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How to Solve the Blood Shortage | Guest Insight

The FDA’s blood donation rules stigmatize sexual minorities for no good reason—and it may cost a million lives each year.

Benjamin Gossart is an undergraduate student at Northeastern University in Boston, Massachusetts. He is a candidate for a Bachelor of Science in Biology and Political Science with a concentration in identity, culture, and politics.

The shortage of blood in the United States has turned into a grave emergency as the COVID-19 pandemic stretches on. At the outset of the pandemic, many blood drive centers were forced to shutter their operations to reduce the spread of COVID, exacerbating an existing crisis. Even absent the pandemic, only 38% of the population is eligible to give blood for a variety of reasons. Of that eligible population, only a dismal 10% choose to do so.  And the need for blood—pandemic or not—is dire. According to estimates, a patient in the United States requires an RBC transfusion every 2 seconds.

Yet, the Food and Drug Administration’s present policy practically bans over 4 million gay and bisexual men from donating blood unless they are abstinent for 3 months prior to donating. During the HIV/AIDS epidemic of the ‘70s and ‘80s, the FDA—uncertain as to how the virus spread and fueled by a moral panic over homosexuality—issued a blanket ban on blood donations from all men who have sex with men (MSM), women who have sex with MSM, and any transgender person categorized as MSM. Though the ban has been adjusted to the aforementioned 3-month abstinence, it still essentially demands that any men who aren’t straight shelve their identities. To put the absurdity of this policy in perspective—a monogamous man who has protected sex with his male partner is barred from giving blood while his straight counterpart who has unprotected sex with multiple partners is completely eligible.

Even as lasting deferment periods continue to stonewall potential blood donors, policy has not kept pace with the science. Organizations already test and reject any blood donation containing transmissible viruses and diseases such as HIV/AIDS. Modern assays developed last year continue to improve with increasing accuracy, speed, and even generate fewer false negatives. Ironically, those tests reveal that this policy seems to have no effect on the positivity rates of HIV, HBV, and HCV in the blood supply at all. These policies do, however, affect the sexual minorities stigmatized by them.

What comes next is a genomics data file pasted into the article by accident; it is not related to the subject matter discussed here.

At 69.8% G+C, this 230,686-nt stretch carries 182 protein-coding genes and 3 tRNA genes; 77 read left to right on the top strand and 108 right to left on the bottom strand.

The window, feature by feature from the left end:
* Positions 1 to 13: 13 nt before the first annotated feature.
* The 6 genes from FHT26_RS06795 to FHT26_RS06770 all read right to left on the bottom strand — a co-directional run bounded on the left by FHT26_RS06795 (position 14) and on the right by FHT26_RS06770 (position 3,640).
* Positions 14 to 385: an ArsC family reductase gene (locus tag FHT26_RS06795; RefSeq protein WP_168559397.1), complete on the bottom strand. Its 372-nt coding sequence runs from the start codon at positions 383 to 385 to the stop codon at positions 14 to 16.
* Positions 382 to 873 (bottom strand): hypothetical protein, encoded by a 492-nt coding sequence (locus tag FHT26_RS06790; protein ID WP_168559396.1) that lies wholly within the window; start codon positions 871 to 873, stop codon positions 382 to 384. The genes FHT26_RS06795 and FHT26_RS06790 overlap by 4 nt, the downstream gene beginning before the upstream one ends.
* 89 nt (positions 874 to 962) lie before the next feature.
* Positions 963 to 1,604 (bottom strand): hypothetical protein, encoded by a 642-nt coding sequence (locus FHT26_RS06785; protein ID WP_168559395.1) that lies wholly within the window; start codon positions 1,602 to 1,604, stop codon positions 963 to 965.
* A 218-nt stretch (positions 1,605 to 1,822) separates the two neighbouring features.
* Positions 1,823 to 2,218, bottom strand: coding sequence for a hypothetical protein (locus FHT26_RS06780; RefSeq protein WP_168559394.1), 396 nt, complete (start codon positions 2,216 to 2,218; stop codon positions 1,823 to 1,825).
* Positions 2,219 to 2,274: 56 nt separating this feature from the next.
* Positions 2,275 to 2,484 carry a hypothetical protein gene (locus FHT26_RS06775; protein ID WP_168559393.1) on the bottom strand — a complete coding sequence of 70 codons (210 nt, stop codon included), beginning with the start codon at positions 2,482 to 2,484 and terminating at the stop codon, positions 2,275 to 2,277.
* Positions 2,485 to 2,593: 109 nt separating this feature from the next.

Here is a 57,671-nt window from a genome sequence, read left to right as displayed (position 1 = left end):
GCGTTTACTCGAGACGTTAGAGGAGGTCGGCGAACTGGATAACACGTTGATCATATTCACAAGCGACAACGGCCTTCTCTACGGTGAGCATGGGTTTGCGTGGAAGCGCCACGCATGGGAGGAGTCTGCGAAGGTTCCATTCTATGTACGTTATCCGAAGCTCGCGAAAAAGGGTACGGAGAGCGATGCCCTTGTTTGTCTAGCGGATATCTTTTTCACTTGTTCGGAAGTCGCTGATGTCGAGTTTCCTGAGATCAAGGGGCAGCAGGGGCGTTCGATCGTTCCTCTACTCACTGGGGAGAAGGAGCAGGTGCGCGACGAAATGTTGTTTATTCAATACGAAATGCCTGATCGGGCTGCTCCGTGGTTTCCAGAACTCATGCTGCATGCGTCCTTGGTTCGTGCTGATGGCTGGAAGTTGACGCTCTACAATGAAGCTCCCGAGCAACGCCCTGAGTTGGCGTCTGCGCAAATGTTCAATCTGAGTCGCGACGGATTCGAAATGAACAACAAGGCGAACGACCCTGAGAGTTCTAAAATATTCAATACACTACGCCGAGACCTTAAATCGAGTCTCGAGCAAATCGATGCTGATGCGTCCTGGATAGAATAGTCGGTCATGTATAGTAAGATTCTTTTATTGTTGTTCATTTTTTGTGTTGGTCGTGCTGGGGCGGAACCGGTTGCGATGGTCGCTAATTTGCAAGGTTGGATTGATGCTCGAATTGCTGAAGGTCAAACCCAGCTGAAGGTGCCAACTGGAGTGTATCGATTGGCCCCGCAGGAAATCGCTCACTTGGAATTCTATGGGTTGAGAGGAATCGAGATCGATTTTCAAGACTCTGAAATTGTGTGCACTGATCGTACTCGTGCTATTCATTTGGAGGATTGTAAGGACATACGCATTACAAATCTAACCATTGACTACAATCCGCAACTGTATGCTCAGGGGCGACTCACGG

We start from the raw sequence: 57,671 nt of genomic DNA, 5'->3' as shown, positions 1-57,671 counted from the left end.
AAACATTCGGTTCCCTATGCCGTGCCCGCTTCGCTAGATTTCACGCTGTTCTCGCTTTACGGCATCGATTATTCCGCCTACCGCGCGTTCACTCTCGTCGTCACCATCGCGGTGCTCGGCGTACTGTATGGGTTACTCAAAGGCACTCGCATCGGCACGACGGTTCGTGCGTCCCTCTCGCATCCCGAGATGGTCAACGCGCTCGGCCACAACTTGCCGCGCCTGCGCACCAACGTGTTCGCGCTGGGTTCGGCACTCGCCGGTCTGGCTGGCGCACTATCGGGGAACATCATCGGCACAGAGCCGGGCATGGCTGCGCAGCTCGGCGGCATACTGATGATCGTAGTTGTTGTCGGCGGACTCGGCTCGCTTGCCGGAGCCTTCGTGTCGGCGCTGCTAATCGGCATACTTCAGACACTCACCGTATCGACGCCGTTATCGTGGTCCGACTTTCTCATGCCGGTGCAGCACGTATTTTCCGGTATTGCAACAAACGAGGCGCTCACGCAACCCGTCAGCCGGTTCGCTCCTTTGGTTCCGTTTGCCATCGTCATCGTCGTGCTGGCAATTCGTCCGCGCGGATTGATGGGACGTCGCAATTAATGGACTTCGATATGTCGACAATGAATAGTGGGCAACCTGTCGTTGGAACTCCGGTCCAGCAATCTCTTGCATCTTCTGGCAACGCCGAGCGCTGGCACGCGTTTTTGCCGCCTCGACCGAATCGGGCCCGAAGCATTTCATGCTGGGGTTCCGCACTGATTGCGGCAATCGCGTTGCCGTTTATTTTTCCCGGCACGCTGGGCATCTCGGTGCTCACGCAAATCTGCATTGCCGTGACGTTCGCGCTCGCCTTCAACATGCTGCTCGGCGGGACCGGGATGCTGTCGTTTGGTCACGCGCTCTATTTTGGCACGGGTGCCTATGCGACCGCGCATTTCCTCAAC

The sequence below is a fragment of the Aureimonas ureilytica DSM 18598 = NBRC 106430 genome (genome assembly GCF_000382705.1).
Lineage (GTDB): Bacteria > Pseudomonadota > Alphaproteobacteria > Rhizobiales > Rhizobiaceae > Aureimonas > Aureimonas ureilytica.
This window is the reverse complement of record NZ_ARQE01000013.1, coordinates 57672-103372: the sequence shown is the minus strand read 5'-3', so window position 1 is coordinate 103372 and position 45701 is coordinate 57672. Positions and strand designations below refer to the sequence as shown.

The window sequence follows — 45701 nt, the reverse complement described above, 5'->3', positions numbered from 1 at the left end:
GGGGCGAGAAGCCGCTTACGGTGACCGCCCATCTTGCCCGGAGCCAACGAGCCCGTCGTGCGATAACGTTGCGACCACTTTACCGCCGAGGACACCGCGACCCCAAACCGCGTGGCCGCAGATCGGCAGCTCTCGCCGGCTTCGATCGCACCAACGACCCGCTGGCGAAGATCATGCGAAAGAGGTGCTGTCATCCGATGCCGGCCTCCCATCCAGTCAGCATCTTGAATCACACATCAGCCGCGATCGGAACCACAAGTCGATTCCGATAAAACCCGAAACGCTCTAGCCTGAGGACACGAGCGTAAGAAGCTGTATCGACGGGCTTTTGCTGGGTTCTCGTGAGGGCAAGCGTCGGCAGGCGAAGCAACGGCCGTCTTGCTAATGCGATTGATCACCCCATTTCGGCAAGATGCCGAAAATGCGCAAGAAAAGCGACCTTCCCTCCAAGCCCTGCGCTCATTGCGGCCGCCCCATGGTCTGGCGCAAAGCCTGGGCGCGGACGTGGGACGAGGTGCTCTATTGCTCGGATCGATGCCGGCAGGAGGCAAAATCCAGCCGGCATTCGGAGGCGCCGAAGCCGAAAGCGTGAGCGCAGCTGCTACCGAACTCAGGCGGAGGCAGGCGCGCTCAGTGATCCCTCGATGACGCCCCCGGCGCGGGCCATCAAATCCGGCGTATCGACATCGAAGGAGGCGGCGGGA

The otherization and alienation of minorities is a common theme in pluralistic societies. Even in liberal democracies, where all are equal according to the law, “us vs. them” dynamics inform electoral politics, foreign affairs, and even seemingly science-backed public health policy. Investigations by watchdog organizations show the FDA has repeatedly dismissed or ignored conclusion-changing data regarding its policies that harm both the queer community and the population-at-large. Indeed, the FDA’s current policy effectively deflates the available blood supply by 2-4% and may cost over one million lives every year.

This stigmatization of a minority—which stems primarily from public and institutional ignorance—ironically harms the majority of all Americans. A healthy civil society requires the equitable inclusion of all its members or else it runs the risk of injuring itself or undermining the very tenets of liberal democracy.

The FDA has the power to change this rule on its own. It does not need to wait for compromise, the resolution of gridlock in Congress, or democratic mandates imposed on newly-elected presidents. To make this change would empower stigmatized sexual minorities, refute antiquated stereotypes, bring us closer to the promises of liberalism, and solve an incredibly daunting public health crisis with little more than the stroke of a pen.

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